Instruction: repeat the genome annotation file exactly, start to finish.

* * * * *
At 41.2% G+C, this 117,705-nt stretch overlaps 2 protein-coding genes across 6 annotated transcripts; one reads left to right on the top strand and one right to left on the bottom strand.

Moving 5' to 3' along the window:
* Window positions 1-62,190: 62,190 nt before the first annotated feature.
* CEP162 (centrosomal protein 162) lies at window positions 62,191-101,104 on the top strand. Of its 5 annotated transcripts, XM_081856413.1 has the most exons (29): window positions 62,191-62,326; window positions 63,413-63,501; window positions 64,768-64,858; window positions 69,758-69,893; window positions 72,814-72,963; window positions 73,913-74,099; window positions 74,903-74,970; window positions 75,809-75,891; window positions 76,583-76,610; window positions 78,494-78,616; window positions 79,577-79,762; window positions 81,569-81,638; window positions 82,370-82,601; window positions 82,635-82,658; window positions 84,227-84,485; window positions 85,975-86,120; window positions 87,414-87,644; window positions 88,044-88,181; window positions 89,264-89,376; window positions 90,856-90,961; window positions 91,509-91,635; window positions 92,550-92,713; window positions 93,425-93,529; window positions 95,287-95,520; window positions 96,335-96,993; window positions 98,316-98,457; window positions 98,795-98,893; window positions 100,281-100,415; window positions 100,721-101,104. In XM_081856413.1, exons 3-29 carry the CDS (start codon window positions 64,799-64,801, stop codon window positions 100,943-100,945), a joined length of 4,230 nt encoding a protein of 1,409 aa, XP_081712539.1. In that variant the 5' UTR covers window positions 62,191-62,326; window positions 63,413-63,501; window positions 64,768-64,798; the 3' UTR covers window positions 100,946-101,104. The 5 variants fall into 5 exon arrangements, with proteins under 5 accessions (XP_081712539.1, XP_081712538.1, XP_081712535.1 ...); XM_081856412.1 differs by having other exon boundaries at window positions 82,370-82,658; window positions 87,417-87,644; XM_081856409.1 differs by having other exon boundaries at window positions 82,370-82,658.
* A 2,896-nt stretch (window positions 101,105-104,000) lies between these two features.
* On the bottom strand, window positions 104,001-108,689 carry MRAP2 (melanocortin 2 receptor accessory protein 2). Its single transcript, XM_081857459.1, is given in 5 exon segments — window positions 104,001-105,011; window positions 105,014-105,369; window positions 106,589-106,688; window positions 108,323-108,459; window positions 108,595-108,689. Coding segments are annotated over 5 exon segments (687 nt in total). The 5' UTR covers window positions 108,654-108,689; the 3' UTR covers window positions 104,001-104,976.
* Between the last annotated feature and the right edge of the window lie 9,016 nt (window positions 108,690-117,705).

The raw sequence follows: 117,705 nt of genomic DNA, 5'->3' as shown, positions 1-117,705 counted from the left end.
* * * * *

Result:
At 41.2% G+C, this 117,705-nt stretch overlaps 2 protein-coding genes across 6 annotated transcripts; one reads left to right on the top strand and one right to left on the bottom strand.

Moving 5' to 3' along the window:
* Window positions 1-62,190: 62,190 nt before the first annotated feature.
* CEP162 (centrosomal protein 162) lies at window positions 62,191-101,104 on the top strand. Of its 5 annotated transcripts, XM_081856413.1 has the most exons (29): window positions 62,191-62,326; window positions 63,413-63,501; window positions 64,768-64,858; window positions 69,758-69,893; window positions 72,814-72,963; window positions 73,913-74,099; window positions 74,903-74,970; window positions 75,809-75,891; window positions 76,583-76,610; window positions 78,494-78,616; window positions 79,577-79,762; window positions 81,569-81,638; window positions 82,370-82,601; window positions 82,635-82,658; window positions 84,227-84,485; window positions 85,975-86,120; window positions 87,414-87,644; window positions 88,044-88,181; window positions 89,264-89,376; window positions 90,856-90,961; window positions 91,509-91,635; window positions 92,550-92,713; window positions 93,425-93,529; window positions 95,287-95,520; window positions 96,335-96,993; window positions 98,316-98,457; window positions 98,795-98,893; window positions 100,281-100,415; window positions 100,721-101,104. In XM_081856413.1, exons 3-29 carry the CDS (start codon window positions 64,799-64,801, stop codon window positions 100,943-100,945), a joined length of 4,230 nt encoding a protein of 1,409 aa, XP_081712539.1. In that variant the 5' UTR covers window positions 62,191-62,326; window positions 63,413-63,501; window positions 64,768-64,798; the 3' UTR covers window positions 100,946-101,104. The 5 variants fall into 5 exon arrangements, with proteins under 5 accessions (XP_081712539.1, XP_081712538.1, XP_081712535.1 ...); XM_081856412.1 differs by having other exon boundaries at window positions 82,370-82,658; window positions 87,417-87,644; XM_081856409.1 differs by having other exon boundaries at window positions 82,370-82,658.
* A 2,896-nt stretch (window positions 101,105-104,000) lies between these two features.
* On the bottom strand, window positions 104,001-108,689 carry MRAP2 (melanocortin 2 receptor accessory protein 2). Its single transcript, XM_081857459.1, is given in 5 exon segments — window positions 104,001-105,011; window positions 105,014-105,369; window positions 106,589-106,688; window positions 108,323-108,459; window positions 108,595-108,689. Coding segments are annotated over 5 exon segments (687 nt in total). The 5' UTR covers window positions 108,654-108,689; the 3' UTR covers window positions 104,001-104,976.
* Between the last annotated feature and the right edge of the window lie 9,016 nt (window positions 108,690-117,705).

The raw sequence follows: 117,705 nt of genomic DNA, 5'->3' as shown, positions 1-117,705 counted from the left end.